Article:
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Test Migration New

Where Your Religion Can Still Send You to Jail

National Interest


Mary Ann Glendon & KatrinaLantos Swett

December 10 marks Human Rights Day,the sixty-seventh anniversary of the landmark Universal Declaration of HumanRights (UDHR). Unfortunately fundamental rights, including religious freedom,are still being violated worldwide.

Among the worst abusers are non-stateactors like ISIL and other violent religious extremist groups. In Syria andIraq, ISIL has persecuted Shia and Sunni Muslims alike, while reserving some ofits worst depredations for Yazidis and Christians. From summary executions toforced conversions, rape to sexual enslavement, abducted children to destroyedhouses of worship, attacks on these communities—among the oldest in the MiddleEast—are part of a systematic effort to erase their presence.

State actors from China to Iran toUzbekistan continue their own assault on freedom: witness the persistentpresence and gross mistreatment of prisoners of conscience.

In order to spotlight the plight ofthese prisoners, as well as the repressive laws and policies of the governmentsholding them, the Tom Lantos Human Rights Commission of the U.S. House ofRepresentatives in conjunction with the U.S. Commission on InternationalReligious Freedom (USCIRF), on which we serve, and Amnesty International USA,created the Defending Freedoms Project. Through this project, members ofCongress select prisoners in order to call culpable governments to account andultimately help free these prisoners.

Among these governments are thoseUSCIRF has recommended to the State Department for designation as “countries ofparticular concern,” or CPCs, marking them as some of the world’s worstreligious freedom abusers.

China, for example, imposed thedraconian sentence of life imprisonment on Ilham Tohti in September 2014for “separatism,” due to his peaceful activism on behalf of his fellow UighurMuslims, whom the government persecutes relentlessly. Tohti was an economicsprofessor in Beijing, where he was known for his research on Uighur-Hanrelations as well as his activism for the implementation of regional autonomyin Xinjiang.

Eritrea has been holding OrthodoxPatriarch Abune Antonios since 2007 at an undisclosed location, preventing himfrom communicating with the outside world while reportedly denying him medicalcare. In 2006, Eritrea’s government had deposed him from his position as headof the Eritrean Orthodox Church and placed him under house arrest, ironicallyafter he protested meddling in his church’s affairs. Among the accusationsagainst the patriarch were his reluctance to excommunicate 3,000 members of anOrthodox Sunday School movement and his demands that the regime releaseimprisoned human rights activists accused of treason.

Uzbekistan holds up to 12,000prisoners, mostly for the independent practice of Islam. In April 2010 itsentenced two sisters, Mehriniso and Zulkhumor Hamdamova, to prison terms ofseven and six-and-half years, respectively, and their relative ShahloRakhmonova to a six-and-a-half-year term, for conducting private Muslimreligious instruction of girls. Mehriniso was sentenced despite being a teacherfor a government-approved women’s religion course, and is being held indeplorable conditions while battling cancer.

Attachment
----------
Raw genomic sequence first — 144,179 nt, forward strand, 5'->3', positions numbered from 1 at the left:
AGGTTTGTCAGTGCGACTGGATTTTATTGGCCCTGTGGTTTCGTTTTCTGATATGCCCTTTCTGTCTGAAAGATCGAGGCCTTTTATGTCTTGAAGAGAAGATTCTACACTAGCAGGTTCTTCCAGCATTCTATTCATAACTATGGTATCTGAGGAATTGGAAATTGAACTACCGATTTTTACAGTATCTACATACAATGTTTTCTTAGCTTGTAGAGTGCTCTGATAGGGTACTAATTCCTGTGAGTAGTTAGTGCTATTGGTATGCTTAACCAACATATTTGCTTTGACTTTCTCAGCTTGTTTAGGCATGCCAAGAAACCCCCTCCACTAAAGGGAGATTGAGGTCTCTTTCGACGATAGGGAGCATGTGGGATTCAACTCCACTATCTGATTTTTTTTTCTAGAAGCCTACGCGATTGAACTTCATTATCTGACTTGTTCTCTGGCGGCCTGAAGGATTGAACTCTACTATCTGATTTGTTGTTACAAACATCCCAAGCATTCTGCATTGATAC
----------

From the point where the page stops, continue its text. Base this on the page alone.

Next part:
China, Eritrea and Uzbekistanexemplify nations in which secular authoritarian tyrannies refuse to accept theindependence of religious communities, resulting in serious religious freedomviolations against members of groups ranging from Catholics and Evangelicals,to Muslims and Jehovah’s Witnesses, to Tibetan Buddhists and Falun Gong.

Other nations, such as Iran and SaudiArabia, have religiously authoritarian governments which enthrone a singlereligious group or interpretation while persecuting dissenting religiouscommunities or individuals.

Iran sentenced Pastor Saeed Abediniin January 2012 to an eight-year prison term for participating in Iran’s housechurch movement. And for more than seven-and-a-half years, seven leaders ofIran’s Baha’i community have been imprisoned: Jamaloddin Khanjani, Afif Naeimi,Saeid Rezaie, Behrouz Tavakkoli, Vahid Tizfahm, Fariba Kamalabadi and MahvashSabet.

In Saudi Arabia, Raif Badawi,founder and editor of the Free Saudi Liberals Web site, wassentenced in 2013 to 600 lashes and seven years in prison, and ordered to shutdown his site. After appealing his conviction for blasphemy and other charges,he was given a new sentence in 2014 of ten years in prison and 1,000 lashes.Badawi’s lawyer, Waleed Abu al-Khair—a human rights activist and the head ofthe group “Monitor of Human Rights in Saudi Arabia”—was given a fifteen-yearsentence.

Unfortunately, tyrannies aren’t theonly governments which perpetrate or tolerate severe religious freedom abuses.Pakistan, an electoral democracy, has more people on death row or serving lifesentences for blasphemy than any other nation. Among them is Aasia Bibi, aCatholic mother sentenced to death in 2010 for blasphemy. In October 2014, herappeal was dismissed and her death sentence upheld. This summer, Pakistan’sSupreme Court accepted her appeal and suspended her death sentence. No hearingdate has been set.

As we commemorate Human Rights Day,it is time for the world community to rededicate itself to religious freedomand other rights, hold abusers accountable and demand the release of these andother prisoners of conscience.

Mary Ann Glendon and KatrinaLantos Swett are Commissioners on the U.S. Commission on InternationalReligious Freedom (USCIRF).


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